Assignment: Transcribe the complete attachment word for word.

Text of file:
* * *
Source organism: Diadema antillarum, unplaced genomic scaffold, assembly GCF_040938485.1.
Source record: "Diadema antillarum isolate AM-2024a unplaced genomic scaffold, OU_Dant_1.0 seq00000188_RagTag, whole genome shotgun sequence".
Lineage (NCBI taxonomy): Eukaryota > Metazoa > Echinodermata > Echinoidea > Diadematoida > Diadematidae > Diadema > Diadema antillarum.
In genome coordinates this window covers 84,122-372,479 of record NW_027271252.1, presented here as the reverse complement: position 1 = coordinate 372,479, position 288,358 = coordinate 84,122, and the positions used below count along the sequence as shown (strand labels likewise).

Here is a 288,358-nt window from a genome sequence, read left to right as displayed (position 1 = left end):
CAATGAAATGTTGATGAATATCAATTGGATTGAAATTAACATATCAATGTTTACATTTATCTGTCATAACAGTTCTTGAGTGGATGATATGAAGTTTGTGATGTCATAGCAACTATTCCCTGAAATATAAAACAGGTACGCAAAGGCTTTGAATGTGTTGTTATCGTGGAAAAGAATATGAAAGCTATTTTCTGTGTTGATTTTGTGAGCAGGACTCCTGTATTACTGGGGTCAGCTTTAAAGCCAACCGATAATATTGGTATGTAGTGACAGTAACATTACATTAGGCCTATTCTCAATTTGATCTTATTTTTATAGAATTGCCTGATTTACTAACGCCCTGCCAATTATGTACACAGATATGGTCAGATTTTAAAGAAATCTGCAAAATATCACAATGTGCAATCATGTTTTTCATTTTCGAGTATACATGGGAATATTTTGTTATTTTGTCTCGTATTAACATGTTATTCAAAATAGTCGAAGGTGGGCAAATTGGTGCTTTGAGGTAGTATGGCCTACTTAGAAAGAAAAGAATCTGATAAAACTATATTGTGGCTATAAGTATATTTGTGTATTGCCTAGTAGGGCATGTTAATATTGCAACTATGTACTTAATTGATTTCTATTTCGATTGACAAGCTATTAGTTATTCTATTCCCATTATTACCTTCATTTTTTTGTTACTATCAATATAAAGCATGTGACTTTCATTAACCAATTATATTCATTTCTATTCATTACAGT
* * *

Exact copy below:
Source organism: Diadema antillarum, unplaced genomic scaffold, assembly GCF_040938485.1.
Source record: "Diadema antillarum isolate AM-2024a unplaced genomic scaffold, OU_Dant_1.0 seq00000188_RagTag, whole genome shotgun sequence".
Lineage (NCBI taxonomy): Eukaryota > Metazoa > Echinodermata > Echinoidea > Diadematoida > Diadematidae > Diadema > Diadema antillarum.
In genome coordinates this window covers 84,122-372,479 of record NW_027271252.1, presented here as the reverse complement: position 1 = coordinate 372,479, position 288,358 = coordinate 84,122, and the positions used below count along the sequence as shown (strand labels likewise).

Here is a 288,358-nt window from a genome sequence, read left to right as displayed (position 1 = left end):
CAATGAAATGTTGATGAATATCAATTGGATTGAAATTAACATATCAATGTTTACATTTATCTGTCATAACAGTTCTTGAGTGGATGATATGAAGTTTGTGATGTCATAGCAACTATTCCCTGAAATATAAAACAGGTACGCAAAGGCTTTGAATGTGTTGTTATCGTGGAAAAGAATATGAAAGCTATTTTCTGTGTTGATTTTGTGAGCAGGACTCCTGTATTACTGGGGTCAGCTTTAAAGCCAACCGATAATATTGGTATGTAGTGACAGTAACATTACATTAGGCCTATTCTCAATTTGATCTTATTTTTATAGAATTGCCTGATTTACTAACGCCCTGCCAATTATGTACACAGATATGGTCAGATTTTAAAGAAATCTGCAAAATATCACAATGTGCAATCATGTTTTTCATTTTCGAGTATACATGGGAATATTTTGTTATTTTGTCTCGTATTAACATGTTATTCAAAATAGTCGAAGGTGGGCAAATTGGTGCTTTGAGGTAGTATGGCCTACTTAGAAAGAAAAGAATCTGATAAAACTATATTGTGGCTATAAGTATATTTGTGTATTGCCTAGTAGGGCATGTTAATATTGCAACTATGTACTTAATTGATTTCTATTTCGATTGACAAGCTATTAGTTATTCTATTCCCATTATTACCTTCATTTTTTTGTTACTATCAATATAAAGCATGTGACTTTCATTAACCAATTATATTCATTTCTATTCATTACAGT